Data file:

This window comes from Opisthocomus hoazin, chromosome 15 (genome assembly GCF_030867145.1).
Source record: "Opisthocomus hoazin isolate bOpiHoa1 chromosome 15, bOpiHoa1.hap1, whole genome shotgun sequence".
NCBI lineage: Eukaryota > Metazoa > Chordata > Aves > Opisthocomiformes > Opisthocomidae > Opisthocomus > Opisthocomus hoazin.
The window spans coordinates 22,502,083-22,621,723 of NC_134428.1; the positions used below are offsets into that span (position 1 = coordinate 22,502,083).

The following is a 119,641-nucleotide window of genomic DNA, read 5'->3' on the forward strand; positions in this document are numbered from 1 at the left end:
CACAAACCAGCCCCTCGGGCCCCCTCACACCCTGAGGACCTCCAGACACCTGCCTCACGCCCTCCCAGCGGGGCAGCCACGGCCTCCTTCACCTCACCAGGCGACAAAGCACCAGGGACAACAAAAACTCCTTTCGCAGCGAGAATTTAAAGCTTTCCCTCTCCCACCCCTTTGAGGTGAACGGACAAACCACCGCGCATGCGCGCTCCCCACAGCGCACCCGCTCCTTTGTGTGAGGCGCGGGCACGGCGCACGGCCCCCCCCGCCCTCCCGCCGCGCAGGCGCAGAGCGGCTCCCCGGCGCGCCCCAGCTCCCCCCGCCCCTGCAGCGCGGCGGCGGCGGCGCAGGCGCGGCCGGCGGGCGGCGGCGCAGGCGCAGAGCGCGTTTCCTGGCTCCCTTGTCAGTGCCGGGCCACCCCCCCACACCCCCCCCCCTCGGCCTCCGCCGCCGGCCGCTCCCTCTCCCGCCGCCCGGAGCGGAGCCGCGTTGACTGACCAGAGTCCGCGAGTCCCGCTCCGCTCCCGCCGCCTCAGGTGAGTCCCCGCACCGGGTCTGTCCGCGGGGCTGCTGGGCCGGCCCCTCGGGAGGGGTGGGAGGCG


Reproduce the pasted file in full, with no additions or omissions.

This window comes from Opisthocomus hoazin, chromosome 15 (genome assembly GCF_030867145.1).
Source record: "Opisthocomus hoazin isolate bOpiHoa1 chromosome 15, bOpiHoa1.hap1, whole genome shotgun sequence".
NCBI lineage: Eukaryota > Metazoa > Chordata > Aves > Opisthocomiformes > Opisthocomidae > Opisthocomus > Opisthocomus hoazin.
The window spans coordinates 22,502,083-22,621,723 of NC_134428.1; the positions used below are offsets into that span (position 1 = coordinate 22,502,083).

The following is a 119,641-nucleotide window of genomic DNA, read 5'->3' on the forward strand; positions in this document are numbered from 1 at the left end:
CACAAACCAGCCCCTCGGGCCCCCTCACACCCTGAGGACCTCCAGACACCTGCCTCACGCCCTCCCAGCGGGGCAGCCACGGCCTCCTTCACCTCACCAGGCGACAAAGCACCAGGGACAACAAAAACTCCTTTCGCAGCGAGAATTTAAAGCTTTCCCTCTCCCACCCCTTTGAGGTGAACGGACAAACCACCGCGCATGCGCGCTCCCCACAGCGCACCCGCTCCTTTGTGTGAGGCGCGGGCACGGCGCACGGCCCCCCCCGCCCTCCCGCCGCGCAGGCGCAGAGCGGCTCCCCGGCGCGCCCCAGCTCCCCCCGCCCCTGCAGCGCGGCGGCGGCGGCGCAGGCGCGGCCGGCGGGCGGCGGCGCAGGCGCAGAGCGCGTTTCCTGGCTCCCTTGTCAGTGCCGGGCCACCCCCCCACACCCCCCCCCCTCGGCCTCCGCCGCCGGCCGCTCCCTCTCCCGCCGCCCGGAGCGGAGCCGCGTTGACTGACCAGAGTCCGCGAGTCCCGCTCCGCTCCCGCCGCCTCAGGTGAGTCCCCGCACCGGGTCTGTCCGCGGGGCTGCTGGGCCGGCCCCTCGGGAGGGGTGGGAGGCG